So you want to show proudly to your friends the antlers or stuffed head on the wall, and tell them about your last hunting trip with all it’s glory. If this describes you, then the following 10 tips are worth considering.
1. Get up early or hunt late: "The early bird gets the worm" is a great old adage, and with deer hunting this saying certainly carries weight. Deer are often up, grazing for food, at dawn which gives you a great opportunity to put your crosshairs on one first thing in the morning. But, as the day goes on, it gets more difficult to spot a target. By midday, your odds of bagging a buck will have dwindled down to 10% or less. However, at dusk, the deer tend to resume their activity levels and you have another great opportunity to get a night kill. So the lesson here is to hunt in the early morning or at night, but never in the middle of the day.
2. Your clothes: Okay, you’re a sure shot with your compound bow and muzzleloader, but were you wearing a t-shirt and shorts when you practiced that sure shot, back at home? With winter clothes your movements will not be as easy. A little jerk here, and your camo jacket gets in way of a good aim and spoils a good shot opportunity. May be you will sweat a little back home while you practice with your winter clothes on, but that sweat is well paid in the woods with a firm hand to get a trophy buck.
3. Select your hunting area before season opens: The rookie that dashes into the woods unprepared, on the beginning day of the hunting season, rarely bags his buck. Most of the bucks and does, prowl more for food to store energy to use in the hard part of the winter. So the idea is to find a good food source in the woods, late in the season, and locate the trails leading to that food source and set up your tree stand in a suitable place where you will have good cover, but a clear shot at your target. Always remember “Preparation is the key to victory”.
4. Fuel is important to your body: Carry enough water and high energy snacks with you during your hunt as when it gets late in the season, you need to consume more food to keep up your energy.
5. Are you with the changing times: If you are using the traditional black powder instead of the modern primers of black powder substitutes? Then please remember to keep your muzzleloader in a place not inside the house, but outside safely and secured. Taking out your gun from the cozy warmth of your house to the moisture atmosphere, it is likely to build up condensation. You really want that shot at the right time don’t you? Then take care of your weapon and make sure it's ready.
6. Remember the coach’s words: What does your coach says during your school and college days? “practice, practice and practice”. Same goes in deer hunting as well. Use your weekends to keep your muscle toned and eyes sharp by sending more and more arrows and shots, and make sure you can place your shots within a few inches of each other. For best realism, practice on a 3-D deer target and keep it in your backyard. This training will ensure that when you're in the woods, you can repeat your shot, when it is needed the most.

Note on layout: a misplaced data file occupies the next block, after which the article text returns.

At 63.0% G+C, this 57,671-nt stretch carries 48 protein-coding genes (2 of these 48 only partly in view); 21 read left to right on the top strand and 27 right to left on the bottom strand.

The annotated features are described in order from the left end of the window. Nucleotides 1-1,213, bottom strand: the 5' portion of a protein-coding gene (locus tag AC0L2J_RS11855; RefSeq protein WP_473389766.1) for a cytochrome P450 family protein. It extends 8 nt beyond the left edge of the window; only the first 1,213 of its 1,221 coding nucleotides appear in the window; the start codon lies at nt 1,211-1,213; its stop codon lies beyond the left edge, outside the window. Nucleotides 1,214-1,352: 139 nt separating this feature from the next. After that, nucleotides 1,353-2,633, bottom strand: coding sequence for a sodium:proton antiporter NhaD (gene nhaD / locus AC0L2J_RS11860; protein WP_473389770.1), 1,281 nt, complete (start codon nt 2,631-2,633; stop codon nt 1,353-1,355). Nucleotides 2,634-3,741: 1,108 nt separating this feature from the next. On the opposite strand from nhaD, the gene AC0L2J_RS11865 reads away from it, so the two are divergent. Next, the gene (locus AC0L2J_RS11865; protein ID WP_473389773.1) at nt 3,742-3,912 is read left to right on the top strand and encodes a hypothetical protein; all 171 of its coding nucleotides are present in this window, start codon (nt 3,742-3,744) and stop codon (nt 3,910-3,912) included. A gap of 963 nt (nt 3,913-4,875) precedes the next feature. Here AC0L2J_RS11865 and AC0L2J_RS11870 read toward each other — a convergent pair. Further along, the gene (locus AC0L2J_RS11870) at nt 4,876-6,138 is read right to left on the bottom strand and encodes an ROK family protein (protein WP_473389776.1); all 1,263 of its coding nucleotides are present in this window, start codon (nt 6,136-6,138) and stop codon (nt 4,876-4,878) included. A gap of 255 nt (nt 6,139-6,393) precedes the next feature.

7. Get hooked: I mean equip yourself with enough hooks to help you to secure your belongings, be it your bow, quiver, binoculars, food and other belongings into your stand. You don’t want a falling water canteen to frighten away that buck, do you?
8. Prepare your battle field: With a good pair of shears cut out the low lying branches and outgrowths during your scouting of the area. Same goes with cutting out any dried up branches and twigs lying nearby. During your walk to the woods and approach to the stand you can be as quiet as possible. After all you don’t want that trophy buck to be warned about your approach.
9. Paint your horns: If you want to rattle in a buck with antlers, be sure to paint it with a good fluorescent orange. This will make your fellow hunters; think before aiming that they are not sighting the real buck. And it is better to avoid the area frequented by other hunters. Getting a 12 pronged souvenir is important, but more important is your safety.
10. Pay attention to wind and weather conditions: Before you head out, get the weather report of the area from the local newspaper or, if it's available in the area, call the weather hotline for updated reports. The direction of the wind will likely be the most important condition that can affect your hunt. It's futile to try and hunt in a tailwind, as the deer will pick up your scent before you can even see them. But if there's a gentle headwind toward where you placed your tree stand, it's game on, get out and hunt!
+Bonus Tip: If you've tried the above tips, but are still unable to find that trophy buck, you may want to look into booking a hunt with whitetail outfitters, as they are experienced in finding worthy trophies and provide great hunting trips for their clients.